In August, he said he was blocking Democrats’ effort to include funds for the US Postal Service and election infrastructure in a new coronavirus relief bill, a bid to block more Americans from voting by mail during the pandemic.

US Vice President Joe Biden and his son, Hunter Biden, attend an NCAA basketball game between Georgetown University and Duke University in Washington, US, January 30, 2010.
US Vice President Joe Biden and his son, Hunter Biden, attend an NCAA basketball game between Georgetown University and Duke University in Washington, US, January 30, 2010. (Reuters Archive)

Go after Hunter Biden

After the New York Post published a story about a laptop hard drive obtained by Rudy Giuliani after it was dropped off at a Delaware repair shop in April 2019 that contained evidence about Joe Biden's son Hunter and his business deals in Chian, Trump tried to appoint a prosecutor to investigate him for corruption.

The hard drive allegedly contained an email from April 2015 in which an adviser from a Ukrainian energy company, Burisma, thanked Hunter Biden for inviting him to meet his father in Washington, though there is no record of such a meeting on then-vice president Biden’s official schedule.

Biden denied all the corruption allegations.

But Trump tried to pursue the case again two weeks before the election.

“We’ve got to get the attorney general to act. He’s got to act, and he’s got to act fast. He’s got to appoint somebody, this is major corruption, and this has to be known about before the election,” he said.

So far, no investigation has been launched.

Restrict paths to immigration even more

Immigration is Trump's most criticised policy.

His "zero tolerance" stance for illegal border crossers left many children alone as parents were sent back. Many of the children separated from their family could not be found and were perhaps sent to distant relatives or foster families.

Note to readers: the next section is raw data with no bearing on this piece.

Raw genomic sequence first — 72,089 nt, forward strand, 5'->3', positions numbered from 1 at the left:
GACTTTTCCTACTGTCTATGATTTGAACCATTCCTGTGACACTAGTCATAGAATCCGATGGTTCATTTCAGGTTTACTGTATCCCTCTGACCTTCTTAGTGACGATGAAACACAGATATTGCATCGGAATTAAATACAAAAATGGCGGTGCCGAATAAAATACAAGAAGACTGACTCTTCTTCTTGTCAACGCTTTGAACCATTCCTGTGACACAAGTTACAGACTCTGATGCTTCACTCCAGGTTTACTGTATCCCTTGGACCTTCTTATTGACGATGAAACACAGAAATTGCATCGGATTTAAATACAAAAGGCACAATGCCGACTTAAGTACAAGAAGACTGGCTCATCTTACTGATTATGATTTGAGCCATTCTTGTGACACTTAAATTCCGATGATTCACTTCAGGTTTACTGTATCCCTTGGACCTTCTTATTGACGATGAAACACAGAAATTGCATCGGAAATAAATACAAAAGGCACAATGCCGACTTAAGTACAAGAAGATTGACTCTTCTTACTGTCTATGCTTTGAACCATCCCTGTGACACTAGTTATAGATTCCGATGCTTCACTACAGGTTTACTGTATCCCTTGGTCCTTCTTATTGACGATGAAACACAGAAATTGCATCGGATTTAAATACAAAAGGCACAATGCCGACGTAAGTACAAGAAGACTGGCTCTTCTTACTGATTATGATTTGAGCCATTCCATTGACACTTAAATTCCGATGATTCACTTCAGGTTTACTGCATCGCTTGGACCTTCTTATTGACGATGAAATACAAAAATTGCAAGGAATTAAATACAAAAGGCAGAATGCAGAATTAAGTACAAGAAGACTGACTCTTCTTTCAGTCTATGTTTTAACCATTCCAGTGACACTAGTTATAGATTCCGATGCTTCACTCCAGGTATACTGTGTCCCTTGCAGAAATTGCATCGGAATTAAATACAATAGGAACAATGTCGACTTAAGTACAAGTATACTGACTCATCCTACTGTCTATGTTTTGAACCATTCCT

Trump has said his administration is preparing an overhaul of the immigration policies that could see the rules on visas change completely.

Trump sought to end former president Barack Obama’s Deferred Action for Childhood Arrivals, the so-called “Dreamers” living in the United States illegally after entering as children, under which roughly 644,000 Dreamers are granted deportation relief and work permits.

But the US Supreme Court ruled in June that Trump’s administration did not follow proper legal procedures.

In July, the administration said it will reject any new applications for the ‘Dreamer’ immigrant programme and shorten the deportation protections of those whose eligibility is soon to expire.

The administration said it would still consider ending the programme.

Trump has lost the 2020 election but votes in some states are still being counted.

After a transition period, the new president is officially sworn into office on 20 January.

Source: TRT World